Opinion Brief

Are doctors' salaries the biggest problem in health care?

A new study suggests that doctors' six-figure salaries are the true culprit behind sky-high health care costs. Time to get out the pitchforks?

The good news for American families is that median income grew 30 percent between 1999 and 2009, according to a new study from the RAND Corp. The bad news: Health costs rose even faster, leaving many families worse off. Why are health costs rising so fast? A second study, from Columbia University, suggests that the biggest factor is doctors' pay. An American primary care doctor earned an average of $186,582 in 2008 (before taxes but after expenses), while the corresponding figure in France was $95,585. American doctors with lucrative specialties — like, say, orthopedic surgery — can earn an average salary well above $400,000. As U.S. citizens and policymakers struggle with skyrocketing health costs, should we take a scalpel to physician fees and salaries?

We can't afford doctors' greed: The upshot of this study is that "greedy American doctors are taking all of our health care money, because they can," says Hamilton Nolan at Gawker. That certainly helps explain why health care is so damned expensive here, but not why primary care physicians picked the very same day this study came out to demand a raise from Medicare. Here's an idea: "Instead of giving primary care doctors a raise, how about we give specialists a pay cut?"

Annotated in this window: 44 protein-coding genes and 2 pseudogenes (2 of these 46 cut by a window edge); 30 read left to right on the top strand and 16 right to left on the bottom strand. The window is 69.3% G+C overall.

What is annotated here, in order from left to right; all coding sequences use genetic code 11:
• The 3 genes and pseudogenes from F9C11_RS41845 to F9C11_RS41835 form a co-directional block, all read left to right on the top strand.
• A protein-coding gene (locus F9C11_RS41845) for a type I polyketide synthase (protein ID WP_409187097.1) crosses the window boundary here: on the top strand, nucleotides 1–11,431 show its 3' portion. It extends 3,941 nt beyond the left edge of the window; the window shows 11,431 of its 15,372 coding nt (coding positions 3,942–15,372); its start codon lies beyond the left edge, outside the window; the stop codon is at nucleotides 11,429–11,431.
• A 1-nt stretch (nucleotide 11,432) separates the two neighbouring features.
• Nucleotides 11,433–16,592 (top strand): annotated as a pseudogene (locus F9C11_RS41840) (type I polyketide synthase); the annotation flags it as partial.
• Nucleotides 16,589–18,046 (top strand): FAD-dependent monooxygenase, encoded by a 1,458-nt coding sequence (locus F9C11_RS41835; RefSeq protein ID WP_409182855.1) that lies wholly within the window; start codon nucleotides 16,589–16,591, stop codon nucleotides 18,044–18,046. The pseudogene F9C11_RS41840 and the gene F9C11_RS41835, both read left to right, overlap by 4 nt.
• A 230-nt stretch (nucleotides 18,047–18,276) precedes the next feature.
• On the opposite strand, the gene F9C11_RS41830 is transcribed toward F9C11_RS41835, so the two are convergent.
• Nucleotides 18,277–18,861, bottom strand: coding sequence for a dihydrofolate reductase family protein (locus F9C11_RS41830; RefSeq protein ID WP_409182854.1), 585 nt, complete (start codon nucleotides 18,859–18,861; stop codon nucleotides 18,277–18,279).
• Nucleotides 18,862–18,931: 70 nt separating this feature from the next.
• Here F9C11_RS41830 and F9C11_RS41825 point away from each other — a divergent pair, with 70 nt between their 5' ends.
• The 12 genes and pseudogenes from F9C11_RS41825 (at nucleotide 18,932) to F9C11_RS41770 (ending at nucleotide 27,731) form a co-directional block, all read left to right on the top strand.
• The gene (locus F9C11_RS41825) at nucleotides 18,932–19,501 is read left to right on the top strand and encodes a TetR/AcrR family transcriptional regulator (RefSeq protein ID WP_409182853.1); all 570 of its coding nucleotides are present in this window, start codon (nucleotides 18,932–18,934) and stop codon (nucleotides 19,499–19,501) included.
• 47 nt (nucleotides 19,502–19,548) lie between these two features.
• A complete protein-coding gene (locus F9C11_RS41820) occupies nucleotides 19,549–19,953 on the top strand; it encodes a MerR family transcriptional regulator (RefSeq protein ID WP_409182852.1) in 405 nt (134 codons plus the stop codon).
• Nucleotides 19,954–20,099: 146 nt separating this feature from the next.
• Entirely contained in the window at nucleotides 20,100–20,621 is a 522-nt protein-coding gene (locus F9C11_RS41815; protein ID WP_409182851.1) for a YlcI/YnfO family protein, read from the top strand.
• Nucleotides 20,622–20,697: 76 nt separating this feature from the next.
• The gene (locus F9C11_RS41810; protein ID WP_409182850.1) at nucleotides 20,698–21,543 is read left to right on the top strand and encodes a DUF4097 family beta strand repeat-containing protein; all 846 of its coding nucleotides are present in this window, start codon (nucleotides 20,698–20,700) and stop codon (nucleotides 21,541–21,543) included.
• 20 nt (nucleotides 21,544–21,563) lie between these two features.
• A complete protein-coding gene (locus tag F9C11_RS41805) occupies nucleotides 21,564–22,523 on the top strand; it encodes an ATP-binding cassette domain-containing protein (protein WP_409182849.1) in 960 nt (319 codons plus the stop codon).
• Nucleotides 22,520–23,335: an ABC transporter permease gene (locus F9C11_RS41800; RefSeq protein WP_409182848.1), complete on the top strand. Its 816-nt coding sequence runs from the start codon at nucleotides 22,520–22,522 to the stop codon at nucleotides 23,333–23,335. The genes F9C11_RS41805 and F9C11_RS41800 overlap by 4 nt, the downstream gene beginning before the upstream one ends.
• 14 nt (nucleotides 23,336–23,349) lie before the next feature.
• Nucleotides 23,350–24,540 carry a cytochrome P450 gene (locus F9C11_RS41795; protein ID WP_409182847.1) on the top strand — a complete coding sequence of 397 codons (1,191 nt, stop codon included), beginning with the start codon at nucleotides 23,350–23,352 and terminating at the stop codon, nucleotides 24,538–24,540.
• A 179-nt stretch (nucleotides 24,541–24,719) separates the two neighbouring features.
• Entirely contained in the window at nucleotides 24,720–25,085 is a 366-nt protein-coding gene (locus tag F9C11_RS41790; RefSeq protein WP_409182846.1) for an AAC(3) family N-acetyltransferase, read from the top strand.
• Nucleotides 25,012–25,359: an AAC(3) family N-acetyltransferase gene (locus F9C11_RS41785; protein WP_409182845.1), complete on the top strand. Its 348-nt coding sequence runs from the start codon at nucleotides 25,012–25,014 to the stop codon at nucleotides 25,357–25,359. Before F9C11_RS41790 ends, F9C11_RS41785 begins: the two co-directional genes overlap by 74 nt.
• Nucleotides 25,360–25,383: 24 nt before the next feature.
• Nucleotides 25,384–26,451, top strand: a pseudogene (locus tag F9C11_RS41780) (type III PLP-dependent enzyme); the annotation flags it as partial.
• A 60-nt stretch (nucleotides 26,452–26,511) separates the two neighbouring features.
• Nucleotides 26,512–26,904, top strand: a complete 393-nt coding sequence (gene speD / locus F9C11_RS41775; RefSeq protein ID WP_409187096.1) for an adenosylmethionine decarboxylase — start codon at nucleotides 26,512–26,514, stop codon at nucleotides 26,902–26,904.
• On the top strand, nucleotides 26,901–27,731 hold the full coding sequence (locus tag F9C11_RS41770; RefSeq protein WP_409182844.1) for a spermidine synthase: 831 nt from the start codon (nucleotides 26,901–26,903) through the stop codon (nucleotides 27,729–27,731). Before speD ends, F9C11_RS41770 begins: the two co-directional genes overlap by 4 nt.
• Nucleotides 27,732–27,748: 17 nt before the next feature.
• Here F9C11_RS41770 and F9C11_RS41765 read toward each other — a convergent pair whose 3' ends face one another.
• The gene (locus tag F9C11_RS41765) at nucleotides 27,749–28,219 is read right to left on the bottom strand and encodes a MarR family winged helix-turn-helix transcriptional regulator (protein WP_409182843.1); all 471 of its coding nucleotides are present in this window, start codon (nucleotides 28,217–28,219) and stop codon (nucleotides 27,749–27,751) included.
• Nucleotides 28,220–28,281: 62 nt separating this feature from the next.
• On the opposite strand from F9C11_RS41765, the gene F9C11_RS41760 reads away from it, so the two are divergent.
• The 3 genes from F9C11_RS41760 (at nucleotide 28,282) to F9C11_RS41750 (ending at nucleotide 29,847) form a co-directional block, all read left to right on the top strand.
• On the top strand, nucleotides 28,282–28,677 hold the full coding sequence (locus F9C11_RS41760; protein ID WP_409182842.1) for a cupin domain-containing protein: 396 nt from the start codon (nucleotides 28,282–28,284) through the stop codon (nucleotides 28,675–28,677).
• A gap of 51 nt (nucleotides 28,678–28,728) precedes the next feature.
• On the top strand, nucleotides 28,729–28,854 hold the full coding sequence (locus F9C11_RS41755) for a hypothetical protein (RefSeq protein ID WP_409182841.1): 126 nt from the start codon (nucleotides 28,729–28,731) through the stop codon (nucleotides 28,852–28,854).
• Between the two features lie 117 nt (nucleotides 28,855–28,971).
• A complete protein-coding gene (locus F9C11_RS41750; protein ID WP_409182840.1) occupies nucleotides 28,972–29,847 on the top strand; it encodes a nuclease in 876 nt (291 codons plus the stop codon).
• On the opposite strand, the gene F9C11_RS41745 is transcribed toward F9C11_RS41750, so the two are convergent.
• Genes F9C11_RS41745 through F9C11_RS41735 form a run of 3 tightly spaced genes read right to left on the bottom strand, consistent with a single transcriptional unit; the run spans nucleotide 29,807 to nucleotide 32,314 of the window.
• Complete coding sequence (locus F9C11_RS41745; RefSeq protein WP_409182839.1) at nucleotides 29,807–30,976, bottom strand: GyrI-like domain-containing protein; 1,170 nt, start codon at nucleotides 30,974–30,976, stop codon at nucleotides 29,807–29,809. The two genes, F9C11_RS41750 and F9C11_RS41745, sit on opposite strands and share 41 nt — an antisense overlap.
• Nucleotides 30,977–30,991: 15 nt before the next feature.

"Doctors overpaid, says study; 'Give us a raise,' say doctors"

This is just the American way: The difference between what U.S. and other Western doctors earn is "eye-popping," says Julie Rovner at NPR. But don't be too quick to pin the blame on doctors: The "sure-to-be-controversial study" suggests that all "top intellectual talent" earns more in the U.S. than in other countries. So it could be that "the only way to pay doctors less is to lower salaries for [all] the top-paid people in society," and that seems unlikely.
"Pay for U.S. doctors is tops"

And our mess of a system is bigger than doctors: Our outrageously costly health care system has "a lot of moving parts," says Erika Stutzman in the Boulder, Colo., Daily Camera, and doctors aren't the only ones who "enrich themselves at a cost to the system as a whole." Sperm banks, drug companies, insurance companies, and hospital administrators share the blame. What's worse: Our health care costs are the highest in the world, but they don't even come close to buying us the world's best health care.
"Big dollars, little sense"

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